For instance, referring to FIG. 3, in one embodiment, each machine instruction reads EBCDIC or ASCII data from memory, STEP 300; converts it to the appropriate decimal floating point format, STEP 302; and writes it to a target floating point register or floating point register pair, STEP 304.

The long Convert from Zoned instruction, CDZT, reads the operand data from a specified memory location, converts it to a double precision DFP operand with a zero exponent, and writes it to the specified target floating point register. The extended Convert from Zoned instruction, CXZT, reads the operand data from a specified memory location, converts it to an extended precision DFP operation with a zero exponent, and writes it to the specified target floating point register pair. The number of bytes in the source memory location is specified in an instruction and can be from 1 to 16 bytes for CDZT or from 1 to 34 bytes for CXZT. The digits of the source operand are all checked for valid digit codes. A sign field in the instruction indicates that the sign nibble of the source operand is to be processed. If the sign field is set, the sign is checked for a valid sign code. Assuming it is valid, the sign of the DFP result is set to the same sign as indicated by the sign nibble of the source operand. If an invalid digit or sign code is detected, a decimal data exception is recognized.

In one embodiment, each of the Convert from Zoned instructions has a same format (an RSL-b format), an example of which is depicted in FIG. 4. As depicted in one embodiment, a format 400 of the Convert from Zoned instruction includes, for instance, the following fields:

    • Opcode fields 402 a, 402 b: The opcode fields provide an opcode that indicates the function being performed by the instruction. As examples, one defined opcode defines the function as the long Convert from Zoned instruction, and another predefined opcode indicates it is an extended Convert from Zoned instruction.
    • Length field (L2) 404: Length field 404 specifies the length (e.g., in bytes) of the second operand. As examples, the length field includes a length code of 0 to 33 for an extended Convert to Zoned instruction, and a length code of 0 to 15 for a long Convert from Zoned instruction.
    • Base register field (B2) 406: The base register field designates a general register, the contents of which are added to the contents of the displacement field to form the second operand address.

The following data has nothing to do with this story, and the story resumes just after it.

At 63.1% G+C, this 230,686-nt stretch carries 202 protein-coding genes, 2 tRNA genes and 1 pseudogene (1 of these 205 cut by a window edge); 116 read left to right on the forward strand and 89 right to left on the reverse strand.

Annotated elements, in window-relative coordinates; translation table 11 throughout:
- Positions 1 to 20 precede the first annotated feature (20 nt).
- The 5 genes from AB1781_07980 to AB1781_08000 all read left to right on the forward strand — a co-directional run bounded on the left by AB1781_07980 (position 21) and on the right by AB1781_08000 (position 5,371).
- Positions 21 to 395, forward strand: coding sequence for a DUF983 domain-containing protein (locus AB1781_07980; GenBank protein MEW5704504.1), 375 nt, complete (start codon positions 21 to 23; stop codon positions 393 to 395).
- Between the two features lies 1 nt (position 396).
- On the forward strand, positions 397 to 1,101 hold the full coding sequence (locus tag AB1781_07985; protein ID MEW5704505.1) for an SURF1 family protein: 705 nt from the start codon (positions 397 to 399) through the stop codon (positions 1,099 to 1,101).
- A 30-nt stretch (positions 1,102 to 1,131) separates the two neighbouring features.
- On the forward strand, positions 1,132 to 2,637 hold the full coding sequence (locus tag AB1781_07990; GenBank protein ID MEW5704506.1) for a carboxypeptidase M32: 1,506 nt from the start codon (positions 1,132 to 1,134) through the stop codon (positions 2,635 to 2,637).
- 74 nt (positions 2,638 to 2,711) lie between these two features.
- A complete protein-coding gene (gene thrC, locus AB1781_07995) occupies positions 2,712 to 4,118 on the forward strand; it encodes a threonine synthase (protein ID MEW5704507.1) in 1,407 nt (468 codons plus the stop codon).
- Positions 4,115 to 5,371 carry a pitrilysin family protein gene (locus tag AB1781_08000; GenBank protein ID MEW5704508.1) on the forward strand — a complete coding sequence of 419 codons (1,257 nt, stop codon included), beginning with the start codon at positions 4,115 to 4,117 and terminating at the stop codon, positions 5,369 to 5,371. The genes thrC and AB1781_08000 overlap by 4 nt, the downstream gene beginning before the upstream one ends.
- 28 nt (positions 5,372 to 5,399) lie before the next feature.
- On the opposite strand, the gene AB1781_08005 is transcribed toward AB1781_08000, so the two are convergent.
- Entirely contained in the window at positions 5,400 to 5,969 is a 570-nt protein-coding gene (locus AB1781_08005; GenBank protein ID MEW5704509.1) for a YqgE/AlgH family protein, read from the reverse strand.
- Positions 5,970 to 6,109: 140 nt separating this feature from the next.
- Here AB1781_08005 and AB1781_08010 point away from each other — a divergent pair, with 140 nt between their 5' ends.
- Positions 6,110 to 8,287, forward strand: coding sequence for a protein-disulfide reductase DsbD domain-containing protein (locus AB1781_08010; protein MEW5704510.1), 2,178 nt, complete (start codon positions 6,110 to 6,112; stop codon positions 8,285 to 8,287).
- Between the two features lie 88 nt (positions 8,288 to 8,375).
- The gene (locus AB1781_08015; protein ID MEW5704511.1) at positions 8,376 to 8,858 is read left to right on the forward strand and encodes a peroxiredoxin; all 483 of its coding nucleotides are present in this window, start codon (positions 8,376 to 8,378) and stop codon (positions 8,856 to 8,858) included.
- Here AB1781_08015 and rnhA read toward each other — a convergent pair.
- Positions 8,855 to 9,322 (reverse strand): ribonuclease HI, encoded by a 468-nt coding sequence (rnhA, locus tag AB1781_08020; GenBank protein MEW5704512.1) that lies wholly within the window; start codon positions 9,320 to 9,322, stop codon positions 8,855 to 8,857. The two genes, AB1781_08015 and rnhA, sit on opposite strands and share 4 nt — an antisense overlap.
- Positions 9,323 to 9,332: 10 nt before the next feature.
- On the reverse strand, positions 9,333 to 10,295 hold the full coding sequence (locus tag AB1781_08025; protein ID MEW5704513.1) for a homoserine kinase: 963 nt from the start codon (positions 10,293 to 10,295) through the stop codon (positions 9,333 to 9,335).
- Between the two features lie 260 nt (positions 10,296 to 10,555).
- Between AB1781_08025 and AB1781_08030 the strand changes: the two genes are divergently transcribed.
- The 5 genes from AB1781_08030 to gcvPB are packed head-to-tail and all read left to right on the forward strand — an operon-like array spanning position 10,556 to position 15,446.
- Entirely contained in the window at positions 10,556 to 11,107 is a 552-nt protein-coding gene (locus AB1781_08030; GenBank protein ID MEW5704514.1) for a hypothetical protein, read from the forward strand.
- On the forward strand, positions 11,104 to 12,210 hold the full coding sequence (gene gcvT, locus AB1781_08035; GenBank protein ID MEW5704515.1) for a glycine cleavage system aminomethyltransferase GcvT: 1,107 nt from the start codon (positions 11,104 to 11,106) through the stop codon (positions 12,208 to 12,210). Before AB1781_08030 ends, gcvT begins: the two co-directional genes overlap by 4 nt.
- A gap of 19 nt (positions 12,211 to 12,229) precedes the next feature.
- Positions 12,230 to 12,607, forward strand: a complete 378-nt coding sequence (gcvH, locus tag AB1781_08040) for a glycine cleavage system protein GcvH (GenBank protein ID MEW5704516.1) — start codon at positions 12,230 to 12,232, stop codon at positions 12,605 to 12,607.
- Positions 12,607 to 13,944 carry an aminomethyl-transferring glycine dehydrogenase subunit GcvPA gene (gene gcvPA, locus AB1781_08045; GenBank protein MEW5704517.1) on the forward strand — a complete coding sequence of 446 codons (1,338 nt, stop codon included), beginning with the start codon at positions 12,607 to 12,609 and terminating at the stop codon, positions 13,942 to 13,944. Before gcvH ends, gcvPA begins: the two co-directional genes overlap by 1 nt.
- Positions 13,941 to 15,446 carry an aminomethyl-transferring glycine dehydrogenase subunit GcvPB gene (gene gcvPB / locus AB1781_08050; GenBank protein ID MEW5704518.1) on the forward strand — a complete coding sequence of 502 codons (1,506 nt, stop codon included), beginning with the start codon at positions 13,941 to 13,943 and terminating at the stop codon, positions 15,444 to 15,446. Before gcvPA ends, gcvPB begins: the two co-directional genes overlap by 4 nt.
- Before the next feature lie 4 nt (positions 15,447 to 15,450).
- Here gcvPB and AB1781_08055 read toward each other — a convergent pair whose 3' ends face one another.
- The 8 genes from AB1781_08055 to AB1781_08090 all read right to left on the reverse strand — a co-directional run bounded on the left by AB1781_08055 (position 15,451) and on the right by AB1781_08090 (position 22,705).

• Displacement field (D2) 408: The displacement field includes contents that are added to the contents of the general register designated by the base register field to form the second operand address.
    • Register field (R1) 410: The register field designates a register, the contents of which are the first operand. The register including the first operand is sometimes referred to as the first operand location.
    • Mask field (M3) 412: The mask field includes, for instance, a sign (S) control (e.g., bit), which in one example is bit 0 of the M3 field. When this bit is zero, the second operand does not have a sign field and the sign bit of the DFP first operand result is set to 0. When one, the second operand is signed. That is, the leftmost four bits of the rightmost byte are a sign. The sign bit of the DFP first operand result is set to zero, when the sign field indicates a positive value; and one, when the sign field indicates a negative value. In one embodiment, bits 1 to 3 of the M3 field are ignored.

During operation of the Convert from Zoned instruction, the second operand in the zoned format is converted to the DFP format, and the result is placed at the first operand location. In one example, the quantum is one and the delivered value is represented with the quantum. The result placed at the first operand location is canonical.

In one embodiment, when an invalid digit or sign code is detected in the second operand, a decimal operand data exception is recognized. A specification exception is recognized and the operation is suppressed when, for instance, any of the following is true: For CDZT, the L2 field is greater than or equal to 16; and for CXZT, the R1 field designates an invalid floating point register pair, or the L2 field is greater than or equal to 34.

In one embodiment, when an ASCII second operand is specified, bit 0 of the M3 field is 0; otherwise a decimal operand data exception is recognized. That is, a sign value of 0011 binary is not a valid sign.

Further details regarding execution of a Convert from Zoned instruction are described with reference to FIG. 5. In one example, it is the processor that executes the Convert from Zoned instruction that performs this logic.